By Richard Menta 5/27/02
Considering that Audiogalaxy is one of the older post-Napster P2P brethren, I guess they have to feel pretty good that they have avoided the music industry lawyers this long. But that's of little consolation should lengthy court procedures still cripple them financially like they are designed to do.
That court process has now begun for Audiogalaxy. The Record Industry Association of America (RIAA) filed a copyright lawsuit against the company Friday, moving them from legal target to defendant.
Audiogalaxy managed to postpone the inevitable by adopting a file share screening process early on to deflect RIAA accusations of piracy. The RIAA managed to force Napster into adopting such a screening process and at the time hoped that would compel all the Napster clones to follow suit. Audiogalaxy was one of the few who chose that route and the RIAA responded by giving Audiogalaxy's volunteer screening efforts a little space while they added Morpheus, Grokster, Madster (formerly Aimster), and KaZaa to the court docket.
In the end, filtering proved to be a concept with significant limitations.
Meanwhile, Kazaa split into two entities, sending the heart of the network to Australian company Sharman Networks while the Dutch company in the RIAA crosshairs became a shell organization. Aussie KaZaa incorporated on the island of Vanuatu to shelter itself from international lawsuit. Dutch KaZaa folded just a few days ago to preserve a favorable court decision that ruled that users, not the company, are responsible for illegal file trading.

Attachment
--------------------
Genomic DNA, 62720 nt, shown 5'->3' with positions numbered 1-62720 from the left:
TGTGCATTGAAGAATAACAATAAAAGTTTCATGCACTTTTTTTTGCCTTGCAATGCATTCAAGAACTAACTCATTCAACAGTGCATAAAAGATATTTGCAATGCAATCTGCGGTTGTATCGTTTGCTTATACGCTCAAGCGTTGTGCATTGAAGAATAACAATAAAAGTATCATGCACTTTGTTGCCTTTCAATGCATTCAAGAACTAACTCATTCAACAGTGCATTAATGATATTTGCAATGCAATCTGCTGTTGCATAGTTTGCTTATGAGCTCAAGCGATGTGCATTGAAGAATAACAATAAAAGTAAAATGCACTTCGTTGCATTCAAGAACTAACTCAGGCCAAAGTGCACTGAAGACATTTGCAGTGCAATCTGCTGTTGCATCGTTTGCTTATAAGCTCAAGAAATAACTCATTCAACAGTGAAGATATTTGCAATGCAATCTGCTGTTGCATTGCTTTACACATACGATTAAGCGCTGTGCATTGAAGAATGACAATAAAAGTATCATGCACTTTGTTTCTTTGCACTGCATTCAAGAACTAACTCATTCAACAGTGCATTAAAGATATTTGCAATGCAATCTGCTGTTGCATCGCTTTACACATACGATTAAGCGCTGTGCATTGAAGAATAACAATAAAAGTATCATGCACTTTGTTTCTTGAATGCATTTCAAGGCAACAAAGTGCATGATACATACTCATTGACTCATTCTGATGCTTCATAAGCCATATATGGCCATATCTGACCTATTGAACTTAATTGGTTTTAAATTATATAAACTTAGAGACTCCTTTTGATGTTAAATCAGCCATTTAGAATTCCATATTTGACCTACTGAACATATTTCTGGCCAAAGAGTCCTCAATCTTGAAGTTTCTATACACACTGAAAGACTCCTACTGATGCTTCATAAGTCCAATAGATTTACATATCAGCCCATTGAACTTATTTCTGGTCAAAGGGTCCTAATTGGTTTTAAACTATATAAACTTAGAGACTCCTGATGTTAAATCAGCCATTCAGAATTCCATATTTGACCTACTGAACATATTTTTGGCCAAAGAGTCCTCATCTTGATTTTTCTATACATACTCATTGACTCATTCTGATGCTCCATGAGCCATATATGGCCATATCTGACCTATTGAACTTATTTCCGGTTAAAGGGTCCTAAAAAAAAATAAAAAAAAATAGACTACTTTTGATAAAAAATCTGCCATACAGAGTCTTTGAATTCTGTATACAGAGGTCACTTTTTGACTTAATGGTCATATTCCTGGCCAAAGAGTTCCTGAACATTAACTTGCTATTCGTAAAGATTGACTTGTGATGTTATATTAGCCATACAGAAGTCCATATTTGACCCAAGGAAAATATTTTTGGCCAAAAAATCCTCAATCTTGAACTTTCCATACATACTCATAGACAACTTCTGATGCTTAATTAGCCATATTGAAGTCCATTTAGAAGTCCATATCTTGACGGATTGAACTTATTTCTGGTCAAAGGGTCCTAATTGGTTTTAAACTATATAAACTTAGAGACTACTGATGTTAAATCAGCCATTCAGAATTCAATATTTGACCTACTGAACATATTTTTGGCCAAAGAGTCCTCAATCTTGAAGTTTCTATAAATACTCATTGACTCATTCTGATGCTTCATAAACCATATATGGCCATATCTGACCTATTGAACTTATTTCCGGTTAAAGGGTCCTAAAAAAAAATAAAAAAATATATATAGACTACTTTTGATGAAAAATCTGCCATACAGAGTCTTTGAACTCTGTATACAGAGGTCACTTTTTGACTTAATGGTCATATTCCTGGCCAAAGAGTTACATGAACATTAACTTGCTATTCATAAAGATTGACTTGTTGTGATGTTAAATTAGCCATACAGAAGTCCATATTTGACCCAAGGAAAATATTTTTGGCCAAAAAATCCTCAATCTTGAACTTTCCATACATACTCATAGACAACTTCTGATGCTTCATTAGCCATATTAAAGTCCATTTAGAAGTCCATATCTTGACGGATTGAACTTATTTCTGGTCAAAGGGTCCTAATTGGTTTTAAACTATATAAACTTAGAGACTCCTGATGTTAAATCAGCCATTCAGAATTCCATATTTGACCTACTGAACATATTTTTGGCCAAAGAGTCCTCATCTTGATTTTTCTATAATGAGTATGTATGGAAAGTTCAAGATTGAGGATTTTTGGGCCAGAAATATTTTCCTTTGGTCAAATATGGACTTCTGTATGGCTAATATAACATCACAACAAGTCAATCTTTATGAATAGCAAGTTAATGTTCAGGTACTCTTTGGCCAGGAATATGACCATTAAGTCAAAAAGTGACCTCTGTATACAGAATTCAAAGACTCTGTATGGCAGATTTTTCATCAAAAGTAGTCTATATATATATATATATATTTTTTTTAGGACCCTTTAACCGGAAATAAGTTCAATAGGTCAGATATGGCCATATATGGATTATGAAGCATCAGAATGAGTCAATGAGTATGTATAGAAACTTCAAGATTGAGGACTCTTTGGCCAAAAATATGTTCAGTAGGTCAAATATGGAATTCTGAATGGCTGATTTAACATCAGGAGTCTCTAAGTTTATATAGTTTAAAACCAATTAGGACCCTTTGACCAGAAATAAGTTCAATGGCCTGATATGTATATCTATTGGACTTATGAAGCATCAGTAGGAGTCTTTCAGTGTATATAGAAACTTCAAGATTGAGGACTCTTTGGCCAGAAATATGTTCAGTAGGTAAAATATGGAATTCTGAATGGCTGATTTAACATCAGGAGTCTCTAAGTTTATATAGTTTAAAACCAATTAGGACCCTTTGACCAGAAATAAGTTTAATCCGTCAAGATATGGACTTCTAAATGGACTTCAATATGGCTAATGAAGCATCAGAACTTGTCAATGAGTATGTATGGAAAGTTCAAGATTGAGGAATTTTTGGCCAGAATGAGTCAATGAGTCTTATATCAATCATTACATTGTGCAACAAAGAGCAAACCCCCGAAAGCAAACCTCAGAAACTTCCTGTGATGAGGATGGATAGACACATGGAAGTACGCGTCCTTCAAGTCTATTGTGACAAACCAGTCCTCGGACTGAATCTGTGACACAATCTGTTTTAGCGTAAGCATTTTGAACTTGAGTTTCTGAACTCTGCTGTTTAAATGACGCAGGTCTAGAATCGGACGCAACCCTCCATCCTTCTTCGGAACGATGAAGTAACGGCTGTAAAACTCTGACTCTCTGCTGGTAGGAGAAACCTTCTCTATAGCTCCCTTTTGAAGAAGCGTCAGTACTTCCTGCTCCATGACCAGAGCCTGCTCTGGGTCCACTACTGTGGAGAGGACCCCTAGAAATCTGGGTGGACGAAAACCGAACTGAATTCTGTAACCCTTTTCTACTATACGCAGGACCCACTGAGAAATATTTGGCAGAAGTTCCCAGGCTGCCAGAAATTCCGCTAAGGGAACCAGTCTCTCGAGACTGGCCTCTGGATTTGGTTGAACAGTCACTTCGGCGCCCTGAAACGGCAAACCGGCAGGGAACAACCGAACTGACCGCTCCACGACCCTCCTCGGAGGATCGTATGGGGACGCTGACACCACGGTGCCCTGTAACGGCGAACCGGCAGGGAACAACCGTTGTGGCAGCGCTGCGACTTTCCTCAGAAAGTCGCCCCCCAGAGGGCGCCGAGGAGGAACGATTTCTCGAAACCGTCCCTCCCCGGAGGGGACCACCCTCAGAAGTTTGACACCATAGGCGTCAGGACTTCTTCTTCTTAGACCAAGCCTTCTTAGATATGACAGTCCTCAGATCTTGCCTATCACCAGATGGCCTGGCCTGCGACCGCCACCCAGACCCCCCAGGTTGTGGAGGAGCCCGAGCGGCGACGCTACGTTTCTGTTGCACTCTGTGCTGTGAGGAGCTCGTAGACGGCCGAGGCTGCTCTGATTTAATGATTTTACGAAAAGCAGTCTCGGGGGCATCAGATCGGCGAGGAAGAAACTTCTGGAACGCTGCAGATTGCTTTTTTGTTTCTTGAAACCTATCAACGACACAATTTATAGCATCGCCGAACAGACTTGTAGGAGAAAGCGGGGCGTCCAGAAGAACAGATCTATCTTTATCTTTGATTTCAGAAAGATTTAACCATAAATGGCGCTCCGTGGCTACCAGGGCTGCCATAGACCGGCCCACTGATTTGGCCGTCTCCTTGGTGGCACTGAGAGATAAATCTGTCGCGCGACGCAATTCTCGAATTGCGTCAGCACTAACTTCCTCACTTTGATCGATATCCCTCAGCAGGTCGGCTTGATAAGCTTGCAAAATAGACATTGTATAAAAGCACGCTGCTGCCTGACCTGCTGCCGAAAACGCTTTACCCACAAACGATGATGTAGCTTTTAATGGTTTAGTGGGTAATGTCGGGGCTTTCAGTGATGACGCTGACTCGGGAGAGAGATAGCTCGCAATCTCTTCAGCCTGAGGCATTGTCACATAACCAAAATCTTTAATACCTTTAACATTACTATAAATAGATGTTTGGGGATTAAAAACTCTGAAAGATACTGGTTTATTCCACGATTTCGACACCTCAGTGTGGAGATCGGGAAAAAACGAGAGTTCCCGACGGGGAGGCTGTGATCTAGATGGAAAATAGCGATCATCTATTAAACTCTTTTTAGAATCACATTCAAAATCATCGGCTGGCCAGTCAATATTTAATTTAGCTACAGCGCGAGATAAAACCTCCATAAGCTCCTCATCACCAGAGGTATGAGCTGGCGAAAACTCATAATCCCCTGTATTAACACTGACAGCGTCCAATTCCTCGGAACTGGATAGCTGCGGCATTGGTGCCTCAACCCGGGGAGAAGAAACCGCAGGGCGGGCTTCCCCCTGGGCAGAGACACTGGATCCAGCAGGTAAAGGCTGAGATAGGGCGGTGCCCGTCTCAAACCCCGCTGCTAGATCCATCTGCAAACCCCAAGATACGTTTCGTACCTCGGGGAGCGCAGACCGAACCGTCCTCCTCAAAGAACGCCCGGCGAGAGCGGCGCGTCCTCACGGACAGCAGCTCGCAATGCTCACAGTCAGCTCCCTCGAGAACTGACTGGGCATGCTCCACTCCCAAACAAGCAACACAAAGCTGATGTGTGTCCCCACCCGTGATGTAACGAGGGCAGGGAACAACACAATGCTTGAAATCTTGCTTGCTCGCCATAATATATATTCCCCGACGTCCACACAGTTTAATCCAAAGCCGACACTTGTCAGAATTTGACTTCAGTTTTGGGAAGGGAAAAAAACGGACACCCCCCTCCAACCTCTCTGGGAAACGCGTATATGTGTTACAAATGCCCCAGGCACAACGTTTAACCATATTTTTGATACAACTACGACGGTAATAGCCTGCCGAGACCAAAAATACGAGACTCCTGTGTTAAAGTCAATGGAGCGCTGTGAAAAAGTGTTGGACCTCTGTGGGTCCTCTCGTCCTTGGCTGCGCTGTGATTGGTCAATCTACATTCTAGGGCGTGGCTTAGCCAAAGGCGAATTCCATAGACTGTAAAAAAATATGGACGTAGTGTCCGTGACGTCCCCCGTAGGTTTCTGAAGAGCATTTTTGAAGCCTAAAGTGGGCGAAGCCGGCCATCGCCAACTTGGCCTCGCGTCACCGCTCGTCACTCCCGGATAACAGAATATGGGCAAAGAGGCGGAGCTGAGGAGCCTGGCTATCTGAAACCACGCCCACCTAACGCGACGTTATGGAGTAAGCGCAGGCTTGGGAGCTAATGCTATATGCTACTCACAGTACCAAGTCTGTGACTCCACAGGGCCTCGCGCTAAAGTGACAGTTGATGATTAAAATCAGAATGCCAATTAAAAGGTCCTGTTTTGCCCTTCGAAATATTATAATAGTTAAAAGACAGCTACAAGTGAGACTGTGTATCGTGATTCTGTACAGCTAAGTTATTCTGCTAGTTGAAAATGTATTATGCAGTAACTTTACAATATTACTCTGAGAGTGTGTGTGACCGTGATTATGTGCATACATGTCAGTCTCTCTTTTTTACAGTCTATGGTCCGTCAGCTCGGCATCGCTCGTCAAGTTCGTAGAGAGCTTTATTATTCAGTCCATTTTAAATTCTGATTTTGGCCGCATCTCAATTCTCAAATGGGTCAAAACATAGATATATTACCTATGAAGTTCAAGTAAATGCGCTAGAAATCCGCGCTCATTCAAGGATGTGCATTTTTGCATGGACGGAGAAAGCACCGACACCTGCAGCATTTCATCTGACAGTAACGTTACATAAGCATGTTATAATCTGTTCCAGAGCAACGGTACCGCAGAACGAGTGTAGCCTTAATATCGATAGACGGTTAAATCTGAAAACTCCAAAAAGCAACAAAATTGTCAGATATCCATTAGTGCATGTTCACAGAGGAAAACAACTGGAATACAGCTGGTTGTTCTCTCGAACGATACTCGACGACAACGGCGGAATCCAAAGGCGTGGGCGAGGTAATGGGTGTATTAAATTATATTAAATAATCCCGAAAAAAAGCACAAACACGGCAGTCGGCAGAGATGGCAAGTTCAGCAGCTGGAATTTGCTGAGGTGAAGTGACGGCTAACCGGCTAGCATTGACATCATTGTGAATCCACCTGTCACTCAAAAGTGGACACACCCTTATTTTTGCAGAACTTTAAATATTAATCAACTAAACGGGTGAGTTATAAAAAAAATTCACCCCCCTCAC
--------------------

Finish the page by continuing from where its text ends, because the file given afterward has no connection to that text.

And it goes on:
KaZaa's escape from the RIAA's legal attack opened up a "slot" that Audiogalaxy fit nicely into. The record industry in their suit charges that the efforts of Audiogalaxy to filter access to copyrighted music has been ineffective and that under US law that makes them guilty of piracy.
Said RIAA VP Matt Oppenheim to CNET "If they had demonstrated the ability to filter, we wouldn't be here."
As has been the case in the earlier lawsuits, The National Music Publishers Association (NMPA) and the Harry Fox Agency joined as plaintiffs.
Unlike the suits against the former FastTrack companies, which are being tried in California, the Audiogalaxy trial will take place in NY. NY has been the site of very favorable rulings for the RIAA. This includes the MP3.com trial that won the record industry over $120 million.
My question is this. What is easier for Audiogalaxy to do, spend tens-of-millions of capital on a pyrrhic legal fight or to follow KaZaa's lead, reincorporate on safe haven of Vanuatu and close shop on US soil?
Despite the muscle the RIAA is exerting, expatriation of US technology is the likely progression to this battle between old and new industry. At times they seem not that all different. Frankly, the recent actions of the profitable KaZaa show they can be as duplicitous as the record industry. They also so far have the best road map in a fiscal sense and that is to incline others to repeat it.
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